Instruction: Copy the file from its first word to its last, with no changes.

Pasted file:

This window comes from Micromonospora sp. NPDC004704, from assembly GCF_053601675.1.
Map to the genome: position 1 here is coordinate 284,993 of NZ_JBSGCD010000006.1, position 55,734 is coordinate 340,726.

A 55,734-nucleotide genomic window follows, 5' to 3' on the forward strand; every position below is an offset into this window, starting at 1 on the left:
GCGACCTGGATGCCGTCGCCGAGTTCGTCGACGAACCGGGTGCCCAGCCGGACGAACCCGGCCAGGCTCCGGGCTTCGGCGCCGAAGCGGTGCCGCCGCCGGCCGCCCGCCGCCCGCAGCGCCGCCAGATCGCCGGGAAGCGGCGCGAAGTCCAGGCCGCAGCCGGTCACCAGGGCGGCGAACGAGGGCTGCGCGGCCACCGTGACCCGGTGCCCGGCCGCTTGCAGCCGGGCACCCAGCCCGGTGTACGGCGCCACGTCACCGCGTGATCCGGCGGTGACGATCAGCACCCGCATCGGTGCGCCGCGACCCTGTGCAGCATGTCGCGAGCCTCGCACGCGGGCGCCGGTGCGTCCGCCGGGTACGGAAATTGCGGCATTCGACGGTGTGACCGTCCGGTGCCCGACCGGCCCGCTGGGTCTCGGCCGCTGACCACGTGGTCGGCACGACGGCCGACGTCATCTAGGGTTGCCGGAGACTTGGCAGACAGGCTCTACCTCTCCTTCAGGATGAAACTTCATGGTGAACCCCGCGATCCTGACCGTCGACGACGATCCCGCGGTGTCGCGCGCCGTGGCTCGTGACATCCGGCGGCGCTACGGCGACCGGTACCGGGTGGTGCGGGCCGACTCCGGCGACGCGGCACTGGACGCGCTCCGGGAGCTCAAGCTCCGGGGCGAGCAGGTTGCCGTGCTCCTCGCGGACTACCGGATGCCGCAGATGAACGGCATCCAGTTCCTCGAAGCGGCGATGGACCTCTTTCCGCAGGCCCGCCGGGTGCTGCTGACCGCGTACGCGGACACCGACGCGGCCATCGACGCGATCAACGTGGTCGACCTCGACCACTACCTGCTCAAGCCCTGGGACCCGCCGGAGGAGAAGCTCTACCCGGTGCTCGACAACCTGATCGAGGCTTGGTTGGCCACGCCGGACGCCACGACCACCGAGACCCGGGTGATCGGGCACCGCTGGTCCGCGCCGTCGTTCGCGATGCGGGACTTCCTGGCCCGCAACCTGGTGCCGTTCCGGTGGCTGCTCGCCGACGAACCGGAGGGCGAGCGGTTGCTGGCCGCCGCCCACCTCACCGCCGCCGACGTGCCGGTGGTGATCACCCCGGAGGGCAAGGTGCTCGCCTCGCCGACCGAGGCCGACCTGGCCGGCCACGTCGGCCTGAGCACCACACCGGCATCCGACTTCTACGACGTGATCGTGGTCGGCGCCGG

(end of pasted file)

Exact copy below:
This window comes from Micromonospora sp. NPDC004704, from assembly GCF_053601675.1.
Map to the genome: position 1 here is coordinate 284,993 of NZ_JBSGCD010000006.1, position 55,734 is coordinate 340,726.

A 55,734-nucleotide genomic window follows, 5' to 3' on the forward strand; every position below is an offset into this window, starting at 1 on the left:
GCGACCTGGATGCCGTCGCCGAGTTCGTCGACGAACCGGGTGCCCAGCCGGACGAACCCGGCCAGGCTCCGGGCTTCGGCGCCGAAGCGGTGCCGCCGCCGGCCGCCCGCCGCCCGCAGCGCCGCCAGATCGCCGGGAAGCGGCGCGAAGTCCAGGCCGCAGCCGGTCACCAGGGCGGCGAACGAGGGCTGCGCGGCCACCGTGACCCGGTGCCCGGCCGCTTGCAGCCGGGCACCCAGCCCGGTGTACGGCGCCACGTCACCGCGTGATCCGGCGGTGACGATCAGCACCCGCATCGGTGCGCCGCGACCCTGTGCAGCATGTCGCGAGCCTCGCACGCGGGCGCCGGTGCGTCCGCCGGGTACGGAAATTGCGGCATTCGACGGTGTGACCGTCCGGTGCCCGACCGGCCCGCTGGGTCTCGGCCGCTGACCACGTGGTCGGCACGACGGCCGACGTCATCTAGGGTTGCCGGAGACTTGGCAGACAGGCTCTACCTCTCCTTCAGGATGAAACTTCATGGTGAACCCCGCGATCCTGACCGTCGACGACGATCCCGCGGTGTCGCGCGCCGTGGCTCGTGACATCCGGCGGCGCTACGGCGACCGGTACCGGGTGGTGCGGGCCGACTCCGGCGACGCGGCACTGGACGCGCTCCGGGAGCTCAAGCTCCGGGGCGAGCAGGTTGCCGTGCTCCTCGCGGACTACCGGATGCCGCAGATGAACGGCATCCAGTTCCTCGAAGCGGCGATGGACCTCTTTCCGCAGGCCCGCCGGGTGCTGCTGACCGCGTACGCGGACACCGACGCGGCCATCGACGCGATCAACGTGGTCGACCTCGACCACTACCTGCTCAAGCCCTGGGACCCGCCGGAGGAGAAGCTCTACCCGGTGCTCGACAACCTGATCGAGGCTTGGTTGGCCACGCCGGACGCCACGACCACCGAGACCCGGGTGATCGGGCACCGCTGGTCCGCGCCGTCGTTCGCGATGCGGGACTTCCTGGCCCGCAACCTGGTGCCGTTCCGGTGGCTGCTCGCCGACGAACCGGAGGGCGAGCGGTTGCTGGCCGCCGCCCACCTCACCGCCGCCGACGTGCCGGTGGTGATCACCCCGGAGGGCAAGGTGCTCGCCTCGCCGACCGAGGCCGACCTGGCCGGCCACGTCGGCCTGAGCACCACACCGGCATCCGACTTCTACGACGTGATCGTGGTCGGCGCCGG